The American Senator

By Anthony Trollope; John Halperin | Go to book overview
Save to active project

'He will please;--he does please. Of course he saw what I wrote to you. And now, Larry, if I have ever treated you badly, say that you pardon me.'

'If I had known it-----' he said.

'How could I tell you, till he had spoken? And yet I knew it myself! It has been so,--oh,--ever so long! What could I do? You will say that you will forgive me.'

'Yes;--I will say that.'

'And you will not go away from Chowton?'

'Oh, no! They tell me I ought to stay here, and I suppose I shall stay. I thought I'd just come over and say a word. I'm going away to-morrow for a month. There is a fellow has got some fishing in Ireland. Good-bye.'

'Good-bye, Larry.'

'And I thought perhaps you'd take this now.' Then he brought out from his pocket a little ruby ring which he had carried often in his pocket to the attorney's house, thinking that perhaps then might come the happy hour in which he could get her to accept it. But the hour had never come as yet, and the zing had remained in the little drawer beneath his looking-glass. It need hardly be said that she now accepted the gift.


CHAPTER LXXX CONCLUSION

THE Senator for Mikewa,--whose name we have taken for a book which might perhaps have been better called 'The Chronicle of a Winter at Dillsborough' --did not stay long in London after the unfortunate close of his lecture. He was a man not very pervious to criticism, nor afraid of it, but he did not like the treatment he had received at St. James's Hall, nor the remarks which his lecture produced in the newspapers. He was angry because people were unreasonable with him, which was surely unreasonable in him who accused Englishmen generally of want of reason. One ought to take it as a matter of course that a bull should use his horns, and a wolf his teeth. The Senator read everything that was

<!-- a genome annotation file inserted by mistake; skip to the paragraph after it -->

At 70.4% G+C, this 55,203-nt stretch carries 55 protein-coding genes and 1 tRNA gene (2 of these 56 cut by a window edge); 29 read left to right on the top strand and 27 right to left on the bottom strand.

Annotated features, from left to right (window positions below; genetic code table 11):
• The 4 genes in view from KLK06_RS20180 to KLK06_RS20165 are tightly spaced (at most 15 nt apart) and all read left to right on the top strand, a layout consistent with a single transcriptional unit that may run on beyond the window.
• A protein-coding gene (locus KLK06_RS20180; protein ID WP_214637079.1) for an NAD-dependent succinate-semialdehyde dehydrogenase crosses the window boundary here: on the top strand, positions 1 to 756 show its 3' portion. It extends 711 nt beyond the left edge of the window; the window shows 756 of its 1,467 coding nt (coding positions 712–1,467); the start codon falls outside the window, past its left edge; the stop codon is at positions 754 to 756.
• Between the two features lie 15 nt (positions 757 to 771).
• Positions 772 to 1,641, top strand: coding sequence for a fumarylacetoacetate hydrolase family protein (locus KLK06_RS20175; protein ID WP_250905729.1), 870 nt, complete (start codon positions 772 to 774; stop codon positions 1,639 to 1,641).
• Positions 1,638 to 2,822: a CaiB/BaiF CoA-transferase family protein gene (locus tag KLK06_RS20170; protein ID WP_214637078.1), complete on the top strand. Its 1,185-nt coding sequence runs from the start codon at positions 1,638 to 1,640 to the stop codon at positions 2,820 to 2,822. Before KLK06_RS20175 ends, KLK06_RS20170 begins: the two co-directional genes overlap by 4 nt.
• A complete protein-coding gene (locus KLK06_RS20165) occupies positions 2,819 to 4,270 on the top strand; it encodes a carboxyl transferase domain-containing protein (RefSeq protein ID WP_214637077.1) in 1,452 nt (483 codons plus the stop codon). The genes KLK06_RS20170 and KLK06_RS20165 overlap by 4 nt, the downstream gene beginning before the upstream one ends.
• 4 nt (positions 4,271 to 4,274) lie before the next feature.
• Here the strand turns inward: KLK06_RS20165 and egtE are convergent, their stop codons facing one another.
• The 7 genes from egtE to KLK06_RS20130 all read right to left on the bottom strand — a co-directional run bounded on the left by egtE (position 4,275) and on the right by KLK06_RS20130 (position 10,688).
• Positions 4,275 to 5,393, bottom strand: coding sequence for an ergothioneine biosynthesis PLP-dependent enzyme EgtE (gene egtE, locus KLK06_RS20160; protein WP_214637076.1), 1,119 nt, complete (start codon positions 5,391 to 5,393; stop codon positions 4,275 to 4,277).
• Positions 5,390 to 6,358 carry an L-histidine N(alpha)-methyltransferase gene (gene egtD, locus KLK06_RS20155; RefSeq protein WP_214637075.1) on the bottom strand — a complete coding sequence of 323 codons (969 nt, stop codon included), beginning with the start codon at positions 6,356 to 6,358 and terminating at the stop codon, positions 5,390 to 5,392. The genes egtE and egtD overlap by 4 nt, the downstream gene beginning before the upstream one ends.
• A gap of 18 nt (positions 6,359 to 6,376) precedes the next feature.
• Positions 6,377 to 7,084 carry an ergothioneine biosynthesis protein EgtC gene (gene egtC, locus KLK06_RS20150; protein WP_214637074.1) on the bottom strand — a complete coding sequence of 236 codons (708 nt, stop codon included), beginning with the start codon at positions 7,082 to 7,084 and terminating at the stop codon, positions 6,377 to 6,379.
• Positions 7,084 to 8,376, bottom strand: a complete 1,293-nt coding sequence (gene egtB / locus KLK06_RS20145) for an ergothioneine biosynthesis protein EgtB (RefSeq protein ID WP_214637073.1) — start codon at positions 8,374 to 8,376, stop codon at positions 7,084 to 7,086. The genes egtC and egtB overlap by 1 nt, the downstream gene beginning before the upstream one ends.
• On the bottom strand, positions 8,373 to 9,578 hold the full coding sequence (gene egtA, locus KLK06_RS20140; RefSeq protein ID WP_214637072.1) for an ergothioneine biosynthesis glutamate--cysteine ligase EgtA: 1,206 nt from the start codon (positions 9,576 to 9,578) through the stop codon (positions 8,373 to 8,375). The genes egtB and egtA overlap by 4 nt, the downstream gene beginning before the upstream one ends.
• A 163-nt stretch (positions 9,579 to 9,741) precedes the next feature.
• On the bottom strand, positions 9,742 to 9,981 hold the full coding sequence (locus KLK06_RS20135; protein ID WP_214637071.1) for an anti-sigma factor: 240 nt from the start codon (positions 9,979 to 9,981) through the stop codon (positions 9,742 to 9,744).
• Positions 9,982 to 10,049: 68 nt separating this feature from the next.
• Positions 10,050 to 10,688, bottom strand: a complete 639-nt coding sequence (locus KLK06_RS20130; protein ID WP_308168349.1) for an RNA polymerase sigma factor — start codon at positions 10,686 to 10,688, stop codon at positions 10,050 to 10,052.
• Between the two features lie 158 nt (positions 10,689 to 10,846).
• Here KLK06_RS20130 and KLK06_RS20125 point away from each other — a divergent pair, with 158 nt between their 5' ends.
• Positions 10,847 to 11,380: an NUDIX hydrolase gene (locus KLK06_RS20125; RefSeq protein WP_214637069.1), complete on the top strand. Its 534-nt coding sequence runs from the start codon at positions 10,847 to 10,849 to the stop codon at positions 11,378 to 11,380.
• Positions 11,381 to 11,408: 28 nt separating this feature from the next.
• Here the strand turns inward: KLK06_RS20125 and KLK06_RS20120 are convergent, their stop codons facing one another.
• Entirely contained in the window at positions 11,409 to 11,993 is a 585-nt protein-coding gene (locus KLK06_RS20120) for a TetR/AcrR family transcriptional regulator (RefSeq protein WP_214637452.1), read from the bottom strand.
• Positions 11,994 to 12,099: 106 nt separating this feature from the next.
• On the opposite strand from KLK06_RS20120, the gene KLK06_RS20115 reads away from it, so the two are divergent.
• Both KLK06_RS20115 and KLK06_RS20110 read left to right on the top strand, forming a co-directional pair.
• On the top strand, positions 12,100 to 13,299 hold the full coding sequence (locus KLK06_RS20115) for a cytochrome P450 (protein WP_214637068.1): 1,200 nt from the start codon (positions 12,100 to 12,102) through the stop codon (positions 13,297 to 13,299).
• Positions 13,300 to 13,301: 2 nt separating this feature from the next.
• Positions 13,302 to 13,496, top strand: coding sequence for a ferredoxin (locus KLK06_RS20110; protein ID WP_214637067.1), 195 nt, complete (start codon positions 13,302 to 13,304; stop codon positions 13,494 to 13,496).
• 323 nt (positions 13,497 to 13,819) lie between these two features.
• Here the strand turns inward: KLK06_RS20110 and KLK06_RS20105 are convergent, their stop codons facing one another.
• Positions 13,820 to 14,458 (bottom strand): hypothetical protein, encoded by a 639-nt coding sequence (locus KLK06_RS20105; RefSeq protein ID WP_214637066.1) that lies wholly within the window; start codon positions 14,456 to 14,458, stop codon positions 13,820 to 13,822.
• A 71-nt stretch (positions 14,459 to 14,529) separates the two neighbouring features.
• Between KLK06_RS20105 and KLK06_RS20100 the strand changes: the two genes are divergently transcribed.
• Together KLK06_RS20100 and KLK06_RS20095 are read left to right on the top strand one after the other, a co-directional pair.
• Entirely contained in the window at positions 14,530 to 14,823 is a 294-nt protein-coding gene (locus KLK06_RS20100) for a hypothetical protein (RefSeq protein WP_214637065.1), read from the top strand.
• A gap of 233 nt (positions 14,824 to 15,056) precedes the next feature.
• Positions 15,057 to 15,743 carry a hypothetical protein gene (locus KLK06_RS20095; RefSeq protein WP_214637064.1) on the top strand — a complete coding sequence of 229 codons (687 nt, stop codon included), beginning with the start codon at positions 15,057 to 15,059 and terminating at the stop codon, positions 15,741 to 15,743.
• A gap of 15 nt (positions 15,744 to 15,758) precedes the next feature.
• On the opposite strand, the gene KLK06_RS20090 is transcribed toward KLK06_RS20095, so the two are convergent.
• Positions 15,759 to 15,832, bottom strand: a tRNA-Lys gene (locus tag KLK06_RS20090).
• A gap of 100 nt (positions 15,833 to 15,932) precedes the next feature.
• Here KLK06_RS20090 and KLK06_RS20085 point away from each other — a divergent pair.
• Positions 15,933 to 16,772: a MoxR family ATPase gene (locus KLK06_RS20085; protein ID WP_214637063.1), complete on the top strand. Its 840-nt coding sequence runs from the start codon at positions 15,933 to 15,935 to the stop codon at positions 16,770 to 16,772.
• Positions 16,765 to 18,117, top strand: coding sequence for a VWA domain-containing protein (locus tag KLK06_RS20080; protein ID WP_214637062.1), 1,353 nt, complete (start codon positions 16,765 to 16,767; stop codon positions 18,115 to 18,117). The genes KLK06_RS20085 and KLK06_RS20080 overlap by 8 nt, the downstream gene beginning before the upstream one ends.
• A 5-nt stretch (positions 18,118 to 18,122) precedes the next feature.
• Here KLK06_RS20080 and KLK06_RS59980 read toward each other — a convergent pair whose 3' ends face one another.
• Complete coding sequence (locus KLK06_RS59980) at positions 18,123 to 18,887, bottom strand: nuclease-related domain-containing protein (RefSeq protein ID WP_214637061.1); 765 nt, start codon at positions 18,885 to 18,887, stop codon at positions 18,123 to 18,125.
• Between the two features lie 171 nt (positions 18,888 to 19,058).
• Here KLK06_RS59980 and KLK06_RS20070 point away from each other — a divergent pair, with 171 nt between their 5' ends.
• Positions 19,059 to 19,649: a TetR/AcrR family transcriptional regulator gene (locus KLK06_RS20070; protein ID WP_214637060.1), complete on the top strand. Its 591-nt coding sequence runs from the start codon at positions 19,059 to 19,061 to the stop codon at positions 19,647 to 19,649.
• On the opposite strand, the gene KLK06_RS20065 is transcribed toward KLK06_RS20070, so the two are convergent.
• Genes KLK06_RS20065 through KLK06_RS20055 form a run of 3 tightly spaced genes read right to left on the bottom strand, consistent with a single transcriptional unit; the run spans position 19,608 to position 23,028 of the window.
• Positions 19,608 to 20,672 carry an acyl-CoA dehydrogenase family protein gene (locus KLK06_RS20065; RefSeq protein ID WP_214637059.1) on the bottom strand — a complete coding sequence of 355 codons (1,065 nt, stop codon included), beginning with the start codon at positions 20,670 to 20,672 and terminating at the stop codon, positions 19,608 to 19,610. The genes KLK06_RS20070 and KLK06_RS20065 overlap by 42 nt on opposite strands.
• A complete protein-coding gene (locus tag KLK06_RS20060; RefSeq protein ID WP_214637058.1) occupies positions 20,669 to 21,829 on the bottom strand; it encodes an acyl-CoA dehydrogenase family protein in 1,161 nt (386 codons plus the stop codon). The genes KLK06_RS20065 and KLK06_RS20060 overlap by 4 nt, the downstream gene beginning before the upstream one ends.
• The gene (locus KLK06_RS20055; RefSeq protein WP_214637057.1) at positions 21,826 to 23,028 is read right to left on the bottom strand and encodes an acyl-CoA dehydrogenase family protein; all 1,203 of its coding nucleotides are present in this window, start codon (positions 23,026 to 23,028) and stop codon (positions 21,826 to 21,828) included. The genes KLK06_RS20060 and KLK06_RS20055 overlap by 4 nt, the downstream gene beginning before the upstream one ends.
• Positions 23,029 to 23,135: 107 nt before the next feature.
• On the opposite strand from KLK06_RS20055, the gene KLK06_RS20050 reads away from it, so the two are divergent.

-552-

Notes for this page

Add a new note
If you are trying to select text to create highlights or citations, remember that you must now click or tap on the first word, and then click or tap on the last word.
Loading One moment ...
Project items
Notes
Cite this page

Cited page

Style
Citations are available only to our active members.
Sign up now to cite pages or passages in MLA, APA and Chicago citation styles.

Cited page

Bookmark this page
The American Senator
Table of contents

Table of contents

Settings

Settings

Typeface
Text size Smaller Larger
Search within

Search within this book

Look up

Look up a word

  • Dictionary
  • Thesaurus
Please submit a word or phrase above.
Print this page

Print this page

Why can't I print more than one page at a time?

While we understand printed pages are helpful to our users, this limitation is necessary to help protect our publishers' copyrighted material and prevent its unlawful distribution. We are sorry for any inconvenience.
Full screen
/ 578

matching results for page

Cited passage

Style
Citations are available only to our active members.
Sign up now to cite pages or passages in MLA, APA and Chicago citation styles.

Cited passage

Welcome to the new Questia Reader

The Questia Reader has been updated to provide you with an even better online reading experience.  It is now 100% Responsive, which means you can read our books and articles on any sized device you wish.  All of your favorite tools like notes, highlights, and citations are still here, but the way you select text has been updated to be easier to use, especially on touchscreen devices.  Here's how:

1. Click or tap the first word you want to select.
2. Click or tap the last word you want to select.

OK, got it!

Thanks for trying Questia!

Please continue trying out our research tools, but please note, full functionality is available only to our active members.

Your work will be lost once you leave this Web page.

For full access in an ad-free environment, sign up now for a FREE, 1-day trial.

Already a member? Log in now.

Are you sure you want to delete this highlight?